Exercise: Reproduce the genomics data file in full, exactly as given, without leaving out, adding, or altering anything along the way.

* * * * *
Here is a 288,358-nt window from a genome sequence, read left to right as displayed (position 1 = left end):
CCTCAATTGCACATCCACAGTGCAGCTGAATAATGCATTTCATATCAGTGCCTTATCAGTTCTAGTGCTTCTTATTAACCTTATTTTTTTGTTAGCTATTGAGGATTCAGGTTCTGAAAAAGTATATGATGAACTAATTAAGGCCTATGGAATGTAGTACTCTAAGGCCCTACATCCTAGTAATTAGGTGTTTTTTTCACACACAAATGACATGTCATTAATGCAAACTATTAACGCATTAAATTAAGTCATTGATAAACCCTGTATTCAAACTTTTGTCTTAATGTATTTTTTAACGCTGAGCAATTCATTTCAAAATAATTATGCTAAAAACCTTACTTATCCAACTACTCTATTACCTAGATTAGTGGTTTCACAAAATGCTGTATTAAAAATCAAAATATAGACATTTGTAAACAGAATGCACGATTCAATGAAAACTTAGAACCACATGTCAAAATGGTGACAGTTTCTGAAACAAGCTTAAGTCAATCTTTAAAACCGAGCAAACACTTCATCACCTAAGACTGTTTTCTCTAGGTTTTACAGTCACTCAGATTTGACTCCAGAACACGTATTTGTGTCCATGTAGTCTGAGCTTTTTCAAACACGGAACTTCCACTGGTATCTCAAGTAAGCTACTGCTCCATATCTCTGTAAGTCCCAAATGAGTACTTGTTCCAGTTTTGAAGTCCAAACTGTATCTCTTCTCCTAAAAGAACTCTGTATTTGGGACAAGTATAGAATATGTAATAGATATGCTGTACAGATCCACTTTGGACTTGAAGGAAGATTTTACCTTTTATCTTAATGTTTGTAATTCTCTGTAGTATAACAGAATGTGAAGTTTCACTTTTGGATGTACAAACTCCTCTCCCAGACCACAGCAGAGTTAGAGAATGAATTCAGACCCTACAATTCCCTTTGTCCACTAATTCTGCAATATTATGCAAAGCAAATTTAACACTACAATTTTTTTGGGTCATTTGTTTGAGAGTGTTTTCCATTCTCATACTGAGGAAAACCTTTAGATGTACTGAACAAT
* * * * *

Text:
Here is a 288,358-nt window from a genome sequence, read left to right as displayed (position 1 = left end):
CCTCAATTGCACATCCACAGTGCAGCTGAATAATGCATTTCATATCAGTGCCTTATCAGTTCTAGTGCTTCTTATTAACCTTATTTTTTTGTTAGCTATTGAGGATTCAGGTTCTGAAAAAGTATATGATGAACTAATTAAGGCCTATGGAATGTAGTACTCTAAGGCCCTACATCCTAGTAATTAGGTGTTTTTTTCACACACAAATGACATGTCATTAATGCAAACTATTAACGCATTAAATTAAGTCATTGATAAACCCTGTATTCAAACTTTTGTCTTAATGTATTTTTTAACGCTGAGCAATTCATTTCAAAATAATTATGCTAAAAACCTTACTTATCCAACTACTCTATTACCTAGATTAGTGGTTTCACAAAATGCTGTATTAAAAATCAAAATATAGACATTTGTAAACAGAATGCACGATTCAATGAAAACTTAGAACCACATGTCAAAATGGTGACAGTTTCTGAAACAAGCTTAAGTCAATCTTTAAAACCGAGCAAACACTTCATCACCTAAGACTGTTTTCTCTAGGTTTTACAGTCACTCAGATTTGACTCCAGAACACGTATTTGTGTCCATGTAGTCTGAGCTTTTTCAAACACGGAACTTCCACTGGTATCTCAAGTAAGCTACTGCTCCATATCTCTGTAAGTCCCAAATGAGTACTTGTTCCAGTTTTGAAGTCCAAACTGTATCTCTTCTCCTAAAAGAACTCTGTATTTGGGACAAGTATAGAATATGTAATAGATATGCTGTACAGATCCACTTTGGACTTGAAGGAAGATTTTACCTTTTATCTTAATGTTTGTAATTCTCTGTAGTATAACAGAATGTGAAGTTTCACTTTTGGATGTACAAACTCCTCTCCCAGACCACAGCAGAGTTAGAGAATGAATTCAGACCCTACAATTCCCTTTGTCCACTAATTCTGCAATATTATGCAAAGCAAATTTAACACTACAATTTTTTTGGGTCATTTGTTTGAGAGTGTTTTCCATTCTCATACTGAGGAAAACCTTTAGATGTACTGAACAAT